Brown Statement on CBO Score on Senate Healthcare Plan

Independent Congressional Scorekeeper Predicts Senate Bill Would Increase Premiums by 20 Percent Next Year; Ohioans Will Pay Higher Out-of-Pocket Costs; Bill Hands $26 Billion Tax Cut to Pharmaceutical Companies that Have Contributed to Opioid Crisis

WASHINGTON, D.C. – U.S. Sen. Sherrod Brown (D-OH) today reiterated his concerns with the Senate bill to repeal the Affordable Care Act after the Congressional Budget Office (CBO) released its estimate on the number of people who will be left without health insurance under the bill.

According to the CBO, the Senate bill would increase the number of uninsured by 22 million by 2026. It would also leave 15 million more uninsured next year compared to the Affordable Care Act. It will initially raise premiums by 20 percent next year and result in higher out-of-pocket costs for patients.

The CBO also estimates a $25.7 billion tax cut for the pharmaceutical industry.

“The report only underscores what we already know: this bill hurts working families and raises prices on Ohioans. It hands billions of dollars in tax breaks to the very same drug companies that have price gouged Ohioans and contributed to the opioid epidemic, while taking away Ohio’s number one tool to fight back,” Brown said. “Instead of jamming through a bill written in secret by insurance company CEOs, we should be working together to lower costs and make healthcare work better for everyone.”

Key quotes from the CBO:

  • “Under the Senate bill, average premiums for benchmark plans for single individuals would be about 20 percent higher in 2018 than under current law…”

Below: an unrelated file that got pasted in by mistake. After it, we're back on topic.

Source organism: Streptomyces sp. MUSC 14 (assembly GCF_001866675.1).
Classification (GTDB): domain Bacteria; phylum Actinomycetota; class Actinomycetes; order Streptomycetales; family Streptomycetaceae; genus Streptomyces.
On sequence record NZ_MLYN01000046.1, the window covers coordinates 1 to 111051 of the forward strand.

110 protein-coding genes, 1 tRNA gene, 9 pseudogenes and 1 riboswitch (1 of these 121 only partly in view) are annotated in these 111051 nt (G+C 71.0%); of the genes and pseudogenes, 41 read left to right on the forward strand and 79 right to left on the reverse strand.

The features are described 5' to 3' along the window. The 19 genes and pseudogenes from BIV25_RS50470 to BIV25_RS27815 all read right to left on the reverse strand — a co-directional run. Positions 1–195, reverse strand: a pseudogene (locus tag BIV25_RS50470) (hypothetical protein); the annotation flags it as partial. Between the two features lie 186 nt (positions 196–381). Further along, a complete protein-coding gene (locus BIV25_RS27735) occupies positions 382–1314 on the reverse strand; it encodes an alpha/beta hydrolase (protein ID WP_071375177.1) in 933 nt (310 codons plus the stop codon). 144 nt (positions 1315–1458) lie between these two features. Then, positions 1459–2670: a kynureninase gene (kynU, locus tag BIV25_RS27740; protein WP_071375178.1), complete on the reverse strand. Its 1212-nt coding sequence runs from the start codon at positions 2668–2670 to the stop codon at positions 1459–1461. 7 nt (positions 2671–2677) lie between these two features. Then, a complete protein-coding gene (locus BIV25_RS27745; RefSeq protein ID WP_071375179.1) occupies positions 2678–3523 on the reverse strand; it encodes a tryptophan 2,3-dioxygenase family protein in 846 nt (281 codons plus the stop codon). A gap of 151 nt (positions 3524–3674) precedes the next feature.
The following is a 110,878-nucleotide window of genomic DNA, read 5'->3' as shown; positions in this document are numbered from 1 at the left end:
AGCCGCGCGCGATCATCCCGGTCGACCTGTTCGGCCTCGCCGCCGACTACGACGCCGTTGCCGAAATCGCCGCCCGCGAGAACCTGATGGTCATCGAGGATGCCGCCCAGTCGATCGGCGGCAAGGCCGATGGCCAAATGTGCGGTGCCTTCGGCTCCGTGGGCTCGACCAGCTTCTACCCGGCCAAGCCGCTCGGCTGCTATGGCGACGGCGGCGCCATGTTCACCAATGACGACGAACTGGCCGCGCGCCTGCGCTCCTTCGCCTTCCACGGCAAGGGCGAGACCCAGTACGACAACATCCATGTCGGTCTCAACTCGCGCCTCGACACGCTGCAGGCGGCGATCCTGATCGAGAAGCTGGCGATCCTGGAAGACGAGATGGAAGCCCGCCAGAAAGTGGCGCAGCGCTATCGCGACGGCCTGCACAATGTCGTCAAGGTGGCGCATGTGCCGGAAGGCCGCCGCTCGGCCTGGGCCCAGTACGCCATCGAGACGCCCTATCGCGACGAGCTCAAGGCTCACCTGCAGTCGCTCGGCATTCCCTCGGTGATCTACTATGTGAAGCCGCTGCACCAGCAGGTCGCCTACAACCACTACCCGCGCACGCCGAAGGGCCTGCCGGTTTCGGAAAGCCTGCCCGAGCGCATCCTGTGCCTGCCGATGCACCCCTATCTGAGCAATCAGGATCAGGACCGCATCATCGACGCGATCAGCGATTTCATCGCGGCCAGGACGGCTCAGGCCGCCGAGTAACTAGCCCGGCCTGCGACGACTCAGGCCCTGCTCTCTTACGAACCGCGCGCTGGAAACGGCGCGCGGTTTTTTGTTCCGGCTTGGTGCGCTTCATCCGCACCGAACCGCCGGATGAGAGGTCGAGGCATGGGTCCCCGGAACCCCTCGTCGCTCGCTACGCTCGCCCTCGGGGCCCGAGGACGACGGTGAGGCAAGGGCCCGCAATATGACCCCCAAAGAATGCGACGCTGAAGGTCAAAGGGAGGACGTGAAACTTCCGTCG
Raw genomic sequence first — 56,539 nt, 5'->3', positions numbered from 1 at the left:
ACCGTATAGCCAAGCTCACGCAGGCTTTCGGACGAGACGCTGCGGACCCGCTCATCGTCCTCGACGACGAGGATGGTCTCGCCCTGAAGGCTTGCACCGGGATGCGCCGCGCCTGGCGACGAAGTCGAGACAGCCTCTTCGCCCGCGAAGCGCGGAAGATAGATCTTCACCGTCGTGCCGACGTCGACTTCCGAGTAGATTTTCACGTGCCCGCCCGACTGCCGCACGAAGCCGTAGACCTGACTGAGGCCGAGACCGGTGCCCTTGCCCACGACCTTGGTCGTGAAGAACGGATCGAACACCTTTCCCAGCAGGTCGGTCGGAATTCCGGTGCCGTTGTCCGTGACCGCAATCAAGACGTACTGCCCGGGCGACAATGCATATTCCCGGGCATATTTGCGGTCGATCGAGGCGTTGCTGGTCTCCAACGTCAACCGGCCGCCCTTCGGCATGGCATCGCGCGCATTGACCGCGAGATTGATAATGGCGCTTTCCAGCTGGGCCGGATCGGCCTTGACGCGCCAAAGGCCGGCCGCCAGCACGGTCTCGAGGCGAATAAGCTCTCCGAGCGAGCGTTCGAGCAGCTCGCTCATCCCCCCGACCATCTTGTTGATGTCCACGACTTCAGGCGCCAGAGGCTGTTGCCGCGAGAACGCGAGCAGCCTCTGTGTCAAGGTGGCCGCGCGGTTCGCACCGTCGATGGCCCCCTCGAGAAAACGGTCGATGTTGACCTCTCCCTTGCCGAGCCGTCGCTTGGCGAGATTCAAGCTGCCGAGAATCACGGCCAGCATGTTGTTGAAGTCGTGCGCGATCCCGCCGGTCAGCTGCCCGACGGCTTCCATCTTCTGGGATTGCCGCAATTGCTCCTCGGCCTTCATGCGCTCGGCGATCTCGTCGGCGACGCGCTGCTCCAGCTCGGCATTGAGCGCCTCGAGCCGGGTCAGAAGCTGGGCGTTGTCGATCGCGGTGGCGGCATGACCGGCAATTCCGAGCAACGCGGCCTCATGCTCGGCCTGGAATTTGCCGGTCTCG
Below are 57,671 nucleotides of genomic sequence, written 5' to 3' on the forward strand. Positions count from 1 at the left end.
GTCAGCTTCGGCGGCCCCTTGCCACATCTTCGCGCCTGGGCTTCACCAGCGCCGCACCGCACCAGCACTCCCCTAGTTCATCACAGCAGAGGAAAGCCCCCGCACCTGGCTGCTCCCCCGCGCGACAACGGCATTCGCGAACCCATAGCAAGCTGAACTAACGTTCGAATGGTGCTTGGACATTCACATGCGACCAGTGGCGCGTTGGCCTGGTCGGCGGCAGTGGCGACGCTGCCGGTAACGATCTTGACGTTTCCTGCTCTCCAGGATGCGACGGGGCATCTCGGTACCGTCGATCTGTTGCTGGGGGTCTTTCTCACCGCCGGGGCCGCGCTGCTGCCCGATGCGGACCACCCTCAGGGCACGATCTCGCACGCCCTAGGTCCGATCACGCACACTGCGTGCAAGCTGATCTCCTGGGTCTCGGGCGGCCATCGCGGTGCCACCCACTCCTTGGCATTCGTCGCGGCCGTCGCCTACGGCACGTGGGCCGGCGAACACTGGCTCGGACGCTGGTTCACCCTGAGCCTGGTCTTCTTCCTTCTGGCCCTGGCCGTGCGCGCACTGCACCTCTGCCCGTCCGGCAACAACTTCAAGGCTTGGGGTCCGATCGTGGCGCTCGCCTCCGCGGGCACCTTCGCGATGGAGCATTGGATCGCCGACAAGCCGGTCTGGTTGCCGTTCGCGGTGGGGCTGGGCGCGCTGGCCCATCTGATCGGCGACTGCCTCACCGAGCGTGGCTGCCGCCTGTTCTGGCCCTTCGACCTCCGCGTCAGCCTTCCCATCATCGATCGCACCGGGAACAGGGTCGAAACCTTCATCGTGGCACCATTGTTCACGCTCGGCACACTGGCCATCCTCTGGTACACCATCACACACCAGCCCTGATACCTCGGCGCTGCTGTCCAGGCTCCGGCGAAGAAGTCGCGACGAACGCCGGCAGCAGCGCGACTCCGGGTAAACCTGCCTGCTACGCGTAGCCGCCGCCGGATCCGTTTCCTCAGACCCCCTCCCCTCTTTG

• “CBO and JCT expect that this legislation would increase the number of uninsured people substantially. The increase would be disproportionately larger among older people with lower income—particularly people between 50 and 64 years old with income of less than 200 percent of the federal poverty level…”
  • “Under current law, a 64-year-old can generally be charged premiums that cost up to three times as much as those offered to a 21-year-old. Under this legislation, that allowable difference would shift to five times as much unless a state chose otherwise.”
  • “Insurance covering certain services would become more expensive—in some cases, extremely expensive—in some areas because the scope of the EHBs would be narrowed through waivers affecting close to half the population, CBO and JCT expect.”
  • If premiums go down, it will be because insurance plans don’t cover as much as they do today and out of pocket costs will go up: “That share of services covered by insurance would be smaller because the benchmark plan under this legislation would have an actuarial value of 58 percent beginning in 2020. To design a plan with an actuarial value of 60 percent or less and pay for those high-cost services, insurers must set high deductibles—that is, the amounts that people pay out of pocket for most types of health care services before insurance makes any contribution.” . . .

“Premiums for a plan with an actuarial value of 58 percent are lower than they are for a plan with an actuarial value of 70 percent (the value for the reference plan under current law) largely because the insurance pays for a smaller average share of health care costs.

  • “Moreover, the ACA’s ban on annual and lifetime limits on covered benefits would no longer apply to health benefits not defined as essential in a state. As a result, for some benefits that might be removed from a state’s definition of EHBs but that might not be excluded from insurance coverage altogether, some enrollees could see large increases in out-of-pocket spending because annual or lifetime limits would be allowed.”

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